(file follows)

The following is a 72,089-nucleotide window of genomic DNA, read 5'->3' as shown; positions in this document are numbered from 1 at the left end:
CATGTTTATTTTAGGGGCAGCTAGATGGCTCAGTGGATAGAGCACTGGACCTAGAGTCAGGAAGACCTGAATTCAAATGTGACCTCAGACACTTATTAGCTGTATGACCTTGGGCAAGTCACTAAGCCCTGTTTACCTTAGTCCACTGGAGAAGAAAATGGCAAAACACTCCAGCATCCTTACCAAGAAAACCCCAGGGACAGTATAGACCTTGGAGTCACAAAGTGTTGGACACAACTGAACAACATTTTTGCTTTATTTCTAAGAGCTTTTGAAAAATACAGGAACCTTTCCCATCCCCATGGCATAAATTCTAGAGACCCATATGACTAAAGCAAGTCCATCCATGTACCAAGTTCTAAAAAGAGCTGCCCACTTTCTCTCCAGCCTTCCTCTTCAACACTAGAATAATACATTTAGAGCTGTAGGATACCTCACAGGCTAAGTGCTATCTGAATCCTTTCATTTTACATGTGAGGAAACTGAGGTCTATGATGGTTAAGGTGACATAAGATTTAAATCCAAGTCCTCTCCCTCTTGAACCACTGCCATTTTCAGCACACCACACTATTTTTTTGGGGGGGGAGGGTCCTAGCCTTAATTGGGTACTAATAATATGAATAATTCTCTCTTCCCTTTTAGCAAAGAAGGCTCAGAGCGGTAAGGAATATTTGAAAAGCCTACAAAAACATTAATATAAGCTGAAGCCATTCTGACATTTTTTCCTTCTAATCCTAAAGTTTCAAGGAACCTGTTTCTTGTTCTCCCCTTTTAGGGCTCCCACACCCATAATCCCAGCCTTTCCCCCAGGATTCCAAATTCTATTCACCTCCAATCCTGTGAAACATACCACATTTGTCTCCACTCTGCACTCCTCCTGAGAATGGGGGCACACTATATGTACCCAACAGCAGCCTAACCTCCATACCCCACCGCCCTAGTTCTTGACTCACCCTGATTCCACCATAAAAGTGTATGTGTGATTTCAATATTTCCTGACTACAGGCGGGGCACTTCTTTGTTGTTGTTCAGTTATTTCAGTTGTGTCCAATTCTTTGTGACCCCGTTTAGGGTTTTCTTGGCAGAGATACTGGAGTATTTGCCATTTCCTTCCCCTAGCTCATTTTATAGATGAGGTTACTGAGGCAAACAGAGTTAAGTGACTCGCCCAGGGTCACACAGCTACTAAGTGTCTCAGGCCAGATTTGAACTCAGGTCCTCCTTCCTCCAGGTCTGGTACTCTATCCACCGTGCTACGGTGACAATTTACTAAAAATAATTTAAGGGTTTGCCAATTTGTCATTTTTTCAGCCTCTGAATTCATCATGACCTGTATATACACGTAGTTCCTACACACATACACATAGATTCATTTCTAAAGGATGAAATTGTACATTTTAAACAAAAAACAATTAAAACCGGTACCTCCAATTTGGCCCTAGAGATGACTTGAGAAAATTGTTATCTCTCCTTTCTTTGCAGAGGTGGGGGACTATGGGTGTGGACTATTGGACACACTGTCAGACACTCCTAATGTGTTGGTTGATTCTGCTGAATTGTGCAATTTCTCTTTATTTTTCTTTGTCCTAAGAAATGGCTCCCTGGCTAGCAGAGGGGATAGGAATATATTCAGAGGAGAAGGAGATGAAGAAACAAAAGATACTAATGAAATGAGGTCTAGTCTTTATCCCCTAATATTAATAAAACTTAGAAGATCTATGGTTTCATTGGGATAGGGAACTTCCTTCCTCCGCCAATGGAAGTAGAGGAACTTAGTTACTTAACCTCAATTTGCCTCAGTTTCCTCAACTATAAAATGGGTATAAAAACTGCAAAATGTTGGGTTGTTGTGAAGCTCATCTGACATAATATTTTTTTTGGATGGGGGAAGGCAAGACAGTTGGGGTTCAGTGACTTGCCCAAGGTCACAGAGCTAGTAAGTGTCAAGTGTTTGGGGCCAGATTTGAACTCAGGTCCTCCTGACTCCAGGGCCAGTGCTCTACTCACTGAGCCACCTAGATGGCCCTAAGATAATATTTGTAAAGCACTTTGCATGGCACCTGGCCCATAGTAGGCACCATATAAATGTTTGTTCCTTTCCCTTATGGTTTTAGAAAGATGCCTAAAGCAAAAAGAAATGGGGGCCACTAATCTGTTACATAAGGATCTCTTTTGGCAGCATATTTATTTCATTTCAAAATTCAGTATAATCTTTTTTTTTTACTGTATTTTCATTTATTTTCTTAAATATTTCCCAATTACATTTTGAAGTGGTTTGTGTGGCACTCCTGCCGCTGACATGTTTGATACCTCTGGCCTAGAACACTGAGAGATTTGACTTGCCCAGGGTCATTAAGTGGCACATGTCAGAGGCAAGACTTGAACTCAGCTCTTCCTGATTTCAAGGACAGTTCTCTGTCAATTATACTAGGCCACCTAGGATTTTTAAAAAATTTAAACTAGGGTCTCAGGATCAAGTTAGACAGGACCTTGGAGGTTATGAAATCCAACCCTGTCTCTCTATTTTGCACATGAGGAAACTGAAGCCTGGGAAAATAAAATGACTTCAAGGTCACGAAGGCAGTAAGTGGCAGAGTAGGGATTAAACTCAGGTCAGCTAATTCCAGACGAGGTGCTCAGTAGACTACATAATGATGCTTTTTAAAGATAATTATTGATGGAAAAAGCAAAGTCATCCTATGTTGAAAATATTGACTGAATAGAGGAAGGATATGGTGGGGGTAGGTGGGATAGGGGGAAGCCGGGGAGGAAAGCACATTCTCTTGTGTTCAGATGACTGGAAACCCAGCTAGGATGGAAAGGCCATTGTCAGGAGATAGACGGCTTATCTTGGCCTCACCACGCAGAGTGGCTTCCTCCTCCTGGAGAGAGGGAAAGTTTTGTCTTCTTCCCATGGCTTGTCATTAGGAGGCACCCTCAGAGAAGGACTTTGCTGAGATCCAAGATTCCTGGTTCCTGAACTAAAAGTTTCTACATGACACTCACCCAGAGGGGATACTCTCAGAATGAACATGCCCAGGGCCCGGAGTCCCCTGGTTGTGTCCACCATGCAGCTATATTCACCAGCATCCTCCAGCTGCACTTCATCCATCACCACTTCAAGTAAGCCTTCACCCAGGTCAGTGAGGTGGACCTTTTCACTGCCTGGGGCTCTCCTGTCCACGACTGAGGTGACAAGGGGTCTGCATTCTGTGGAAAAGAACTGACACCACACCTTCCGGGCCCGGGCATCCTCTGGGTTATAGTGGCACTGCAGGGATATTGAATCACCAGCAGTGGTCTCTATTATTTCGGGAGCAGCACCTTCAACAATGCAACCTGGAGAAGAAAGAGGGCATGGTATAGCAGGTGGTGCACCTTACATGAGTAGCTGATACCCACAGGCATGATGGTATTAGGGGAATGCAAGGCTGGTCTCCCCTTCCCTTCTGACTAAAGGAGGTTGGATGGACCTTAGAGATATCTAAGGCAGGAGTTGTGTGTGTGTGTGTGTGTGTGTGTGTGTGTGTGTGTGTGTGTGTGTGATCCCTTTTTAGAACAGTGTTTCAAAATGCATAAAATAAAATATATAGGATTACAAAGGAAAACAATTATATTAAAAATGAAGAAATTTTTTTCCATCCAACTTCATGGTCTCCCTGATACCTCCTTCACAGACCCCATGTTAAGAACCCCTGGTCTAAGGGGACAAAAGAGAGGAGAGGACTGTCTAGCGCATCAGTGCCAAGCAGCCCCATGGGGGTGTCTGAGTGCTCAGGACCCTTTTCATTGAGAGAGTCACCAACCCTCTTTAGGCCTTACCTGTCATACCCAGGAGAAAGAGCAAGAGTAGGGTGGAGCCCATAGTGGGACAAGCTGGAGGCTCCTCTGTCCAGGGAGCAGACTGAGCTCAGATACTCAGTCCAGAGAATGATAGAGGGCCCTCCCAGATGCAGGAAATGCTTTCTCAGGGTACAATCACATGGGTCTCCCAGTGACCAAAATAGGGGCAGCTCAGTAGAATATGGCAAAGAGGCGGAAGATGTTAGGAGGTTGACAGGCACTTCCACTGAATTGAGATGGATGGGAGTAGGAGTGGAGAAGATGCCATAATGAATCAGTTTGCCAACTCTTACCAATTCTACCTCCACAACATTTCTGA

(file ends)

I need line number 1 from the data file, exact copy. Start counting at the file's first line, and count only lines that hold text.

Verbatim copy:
The following is a 72,089-nucleotide window of genomic DNA, read 5'->3' as shown; positions in this document are numbered from 1 at the left end: